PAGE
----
Neutral oxygen in late-type stars

Conti, Peter S. ; Greenstein, Jesse L. ; Spinrad, Hyron ; Wallerstein, George ; Vardya, M. S. (1967) Neutral oxygen in late-type stars The Astrophysical Journal, 148 (1). pp. 105-127. ISSN 0004-637X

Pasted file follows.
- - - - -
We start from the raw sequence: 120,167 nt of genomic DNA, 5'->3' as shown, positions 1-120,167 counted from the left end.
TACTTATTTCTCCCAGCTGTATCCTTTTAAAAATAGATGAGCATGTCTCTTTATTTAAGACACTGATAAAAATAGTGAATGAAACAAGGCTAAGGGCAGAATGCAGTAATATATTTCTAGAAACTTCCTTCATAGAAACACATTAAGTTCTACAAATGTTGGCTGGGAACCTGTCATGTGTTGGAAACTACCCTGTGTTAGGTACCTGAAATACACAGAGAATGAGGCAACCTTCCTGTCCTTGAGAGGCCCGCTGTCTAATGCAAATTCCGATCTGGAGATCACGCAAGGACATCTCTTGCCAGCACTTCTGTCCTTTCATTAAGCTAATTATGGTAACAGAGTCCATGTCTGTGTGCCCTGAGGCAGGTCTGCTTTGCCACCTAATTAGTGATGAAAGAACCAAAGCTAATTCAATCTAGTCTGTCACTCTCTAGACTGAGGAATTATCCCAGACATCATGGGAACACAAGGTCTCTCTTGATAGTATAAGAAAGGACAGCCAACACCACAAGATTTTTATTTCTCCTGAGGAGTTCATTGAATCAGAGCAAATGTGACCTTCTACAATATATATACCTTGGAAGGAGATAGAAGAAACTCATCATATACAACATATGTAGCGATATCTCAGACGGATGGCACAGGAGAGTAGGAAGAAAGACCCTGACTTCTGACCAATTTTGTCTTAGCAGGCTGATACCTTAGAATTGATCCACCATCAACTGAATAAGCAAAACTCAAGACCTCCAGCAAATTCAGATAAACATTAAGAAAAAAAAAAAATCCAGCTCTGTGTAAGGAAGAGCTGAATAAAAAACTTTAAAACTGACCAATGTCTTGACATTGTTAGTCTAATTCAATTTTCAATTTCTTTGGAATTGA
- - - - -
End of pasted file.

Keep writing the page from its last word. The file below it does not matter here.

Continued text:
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We have identified the forbidden absorption nebular and auroral lines of oxygen in the spectra of about seventy G and K stars, mostly giants. While weak, they appear in a relatively uncrowded spectral region and can be studied at high dispersion. Coming from the ground state of a dominantly neutral element, the nebular lines are insensitive to differences of model and non-equilibrium effects in line formation. They are formed over a wide range of optical depth and are therefore insensitive to the detailed structure near the boundary temperature. Approximate model atmospheres predict the expected changes in the [OI] line strength as compared with its strength in the Sun; the models use a T(τ) relation scaled from that in the Sun and opacity tables. The depletion of the free atomic oxygen is caused mostly by CO formation which must be included in detail, We have measured equivalent widths of forbidden oxygen lines in about one-third of the stars and estimated them in the other two-thirds. The measured strengths, from 12 to 140 mÅ, together with theoretical calculations, lead to the following conclusions: 1. Most stars have a solar abundance ratio of 0/C, near 1 6, and the solar absolute abundances of both these elements. 2. The forbidden lines are observed to be strengthened in the stars with weak CN and high velocity, such as a Boo. These stars are mildly metal deficient (by a factor of 2-4), but have a larger 0/metals ratio than does the Sun. The 0/C ratio and 0/H ratios are probably the same as in the Sun. The observed weakness of CN may be caused primarily by a low N/H ratio. 3. Stars with strong CN such as a Ser have weak [OI], an 0/C ratio of about 1.2, probably caused by a slight carbon abundance enhancement. The increased CN line strength in these stars is caused primarily by enriched nitrogen. We suggest that this originates during helium flash and mixing 4. Moderately metal-deficient stars, such as HD 148897, have a large 0/metals ratio. It could be that this quite weak-lined star has an oxygen abundance as high as the Sun. 5. The oxygen lines are not observed in the high-velocity, extremely metal-deficient star HD 122563. Oxygen is deficient, but perhaps not as much so as the metals. During the early phases of nucleosynthesis in our Galaxy, the oxygen content increased at a different rate than the metals and reached its present abundance much more rapidly. This may also be true for carbon, but studies of the CN and CH bands and detailed molecular equilibria will be required. Helium burning in massive red giants, or in supermassive stars, apparently proceeded more rapidly than iron-peak element synthesis. Evolution within a star that would lead to increases of surface 0 and C abundances is not probable except in highly evolved stars.

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